FIG. 4 illustrates a network protocol stack 400 in accordance with one embodiment of the present disclosure. The network protocol stack 400 includes a transport layer 422, an Internet layer 424, and a link layer 426, each of which perform associated functions for the network protocol stack 400. In particular, the network protocol stack 400 communicates information with applications executing at an application layer 420. In the illustrated embodiment, the application layer 420 is executed at an endpoint, such as computer device 330 of FIG. 3. Transport layer 422, Internet layer 424, and link layer 426 are each executed at the processor 204 of router 102, thereby offloading these functions from the endpoint.

FIG. 5 illustrates a flow diagram illustrating operation of the router 102 in accordance with one embodiment of the present disclosure. At block 530, information is received at the data connections 215-217. If the information is received at one of the WAN connections 216 and 217, the information is transportable packets, and the router 102 routes the transportable packets to the target network node at block 534. If the information is received at the LAN connection 215, the router 102 provides the received raw data to the network protocol stack at block 532. The network protocol stack 532 converts the received raw data into transportable packets and routes the transportable packets to the target network node at block 534.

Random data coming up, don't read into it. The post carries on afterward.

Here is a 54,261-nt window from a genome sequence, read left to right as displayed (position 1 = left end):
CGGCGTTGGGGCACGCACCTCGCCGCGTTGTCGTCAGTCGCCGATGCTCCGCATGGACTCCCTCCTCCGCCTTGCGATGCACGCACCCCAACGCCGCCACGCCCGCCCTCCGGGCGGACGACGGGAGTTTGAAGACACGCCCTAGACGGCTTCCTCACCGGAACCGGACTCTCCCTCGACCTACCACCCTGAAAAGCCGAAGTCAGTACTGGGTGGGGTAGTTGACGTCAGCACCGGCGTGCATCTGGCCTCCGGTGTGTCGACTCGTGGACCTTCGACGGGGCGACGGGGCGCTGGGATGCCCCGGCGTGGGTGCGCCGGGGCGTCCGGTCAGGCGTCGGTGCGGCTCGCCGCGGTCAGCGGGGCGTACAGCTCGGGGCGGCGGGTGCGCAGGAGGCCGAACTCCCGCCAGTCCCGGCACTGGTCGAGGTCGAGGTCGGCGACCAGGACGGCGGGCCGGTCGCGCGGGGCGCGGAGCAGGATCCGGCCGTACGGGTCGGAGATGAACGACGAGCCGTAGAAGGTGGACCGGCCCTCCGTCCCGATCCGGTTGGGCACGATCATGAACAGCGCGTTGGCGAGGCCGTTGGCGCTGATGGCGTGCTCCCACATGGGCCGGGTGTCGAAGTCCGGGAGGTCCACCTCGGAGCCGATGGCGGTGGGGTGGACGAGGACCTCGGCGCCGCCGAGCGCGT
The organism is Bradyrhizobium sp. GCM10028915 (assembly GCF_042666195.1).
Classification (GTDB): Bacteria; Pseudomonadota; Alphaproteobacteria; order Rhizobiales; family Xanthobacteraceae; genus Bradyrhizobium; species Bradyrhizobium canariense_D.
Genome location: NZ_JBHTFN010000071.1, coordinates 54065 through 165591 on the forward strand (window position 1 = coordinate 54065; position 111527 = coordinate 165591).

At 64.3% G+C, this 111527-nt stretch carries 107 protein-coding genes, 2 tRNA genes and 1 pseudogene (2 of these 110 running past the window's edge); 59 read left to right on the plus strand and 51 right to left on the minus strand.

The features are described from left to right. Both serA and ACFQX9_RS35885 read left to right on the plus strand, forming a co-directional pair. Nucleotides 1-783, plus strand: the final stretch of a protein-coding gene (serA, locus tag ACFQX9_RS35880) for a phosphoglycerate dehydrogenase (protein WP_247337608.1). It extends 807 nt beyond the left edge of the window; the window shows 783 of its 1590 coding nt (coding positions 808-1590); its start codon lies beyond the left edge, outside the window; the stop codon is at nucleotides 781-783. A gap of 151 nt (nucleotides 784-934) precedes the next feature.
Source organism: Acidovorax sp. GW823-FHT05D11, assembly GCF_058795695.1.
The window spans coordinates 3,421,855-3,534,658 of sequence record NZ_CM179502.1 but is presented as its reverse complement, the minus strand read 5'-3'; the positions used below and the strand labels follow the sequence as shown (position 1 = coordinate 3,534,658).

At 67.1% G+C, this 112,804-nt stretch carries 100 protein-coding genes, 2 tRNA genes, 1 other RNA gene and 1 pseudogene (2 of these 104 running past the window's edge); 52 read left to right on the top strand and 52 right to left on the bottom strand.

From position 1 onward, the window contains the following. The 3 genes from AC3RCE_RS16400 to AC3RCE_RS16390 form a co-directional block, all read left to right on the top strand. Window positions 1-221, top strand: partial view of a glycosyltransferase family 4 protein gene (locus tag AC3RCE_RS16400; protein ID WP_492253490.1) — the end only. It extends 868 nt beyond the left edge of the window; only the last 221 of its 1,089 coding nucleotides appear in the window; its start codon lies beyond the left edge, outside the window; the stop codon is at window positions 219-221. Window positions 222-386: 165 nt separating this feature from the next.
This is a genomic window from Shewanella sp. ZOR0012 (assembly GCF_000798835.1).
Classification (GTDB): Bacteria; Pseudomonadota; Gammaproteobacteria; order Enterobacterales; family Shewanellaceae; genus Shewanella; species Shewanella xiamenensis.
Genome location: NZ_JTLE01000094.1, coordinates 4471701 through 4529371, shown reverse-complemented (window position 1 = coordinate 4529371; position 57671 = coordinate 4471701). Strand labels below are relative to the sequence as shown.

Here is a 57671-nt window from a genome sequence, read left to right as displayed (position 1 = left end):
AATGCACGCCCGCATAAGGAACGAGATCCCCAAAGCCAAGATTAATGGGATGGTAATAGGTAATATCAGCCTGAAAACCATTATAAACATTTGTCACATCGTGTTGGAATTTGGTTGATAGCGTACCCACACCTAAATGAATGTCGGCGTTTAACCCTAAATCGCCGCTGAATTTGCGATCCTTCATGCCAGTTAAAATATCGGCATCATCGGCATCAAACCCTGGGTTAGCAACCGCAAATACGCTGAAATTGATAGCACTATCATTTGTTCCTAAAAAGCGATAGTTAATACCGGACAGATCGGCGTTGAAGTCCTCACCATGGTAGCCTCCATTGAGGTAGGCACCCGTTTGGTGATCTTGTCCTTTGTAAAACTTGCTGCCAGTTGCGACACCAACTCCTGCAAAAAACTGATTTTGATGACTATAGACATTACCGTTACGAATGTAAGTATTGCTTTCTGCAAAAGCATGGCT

FIG. 6 illustrates a flow diagram of a method of managing communications at the router 102 in accordance with one embodiment of the present disclosure. At block 602 the router receives data to be communicated from one of the data connections 215-217. At block 604, the router 102 determines if the data is received targeted to a node of the LAN 101 or a node of the WAN 120. This determination can be made, for example, based on the particular data connection via which the data is received. If the data is targeted to a node of the LAN 101, the router 102 processes the data at the locally executed network protocol stack to form packets and at block 606 makes N copies of each packet for communication, where N is an integer. At block 608 the router 102 sends the N copies of each packet to the target network node of the WAN 120 or the LAN 101. If, at block 604, the router 102 determines that the received data is targeted to a node of the WAN 120, the method flow proceeds to block 610 and the router 102 makes M copies of each received packet, where M is an integer different from N. At block 612, the router 102 routes the M copies to the target network node. In an embodiment, M is equal to one, and the router 102 does not make copies of the received packets, but rather routes each packet to the target node without making copies.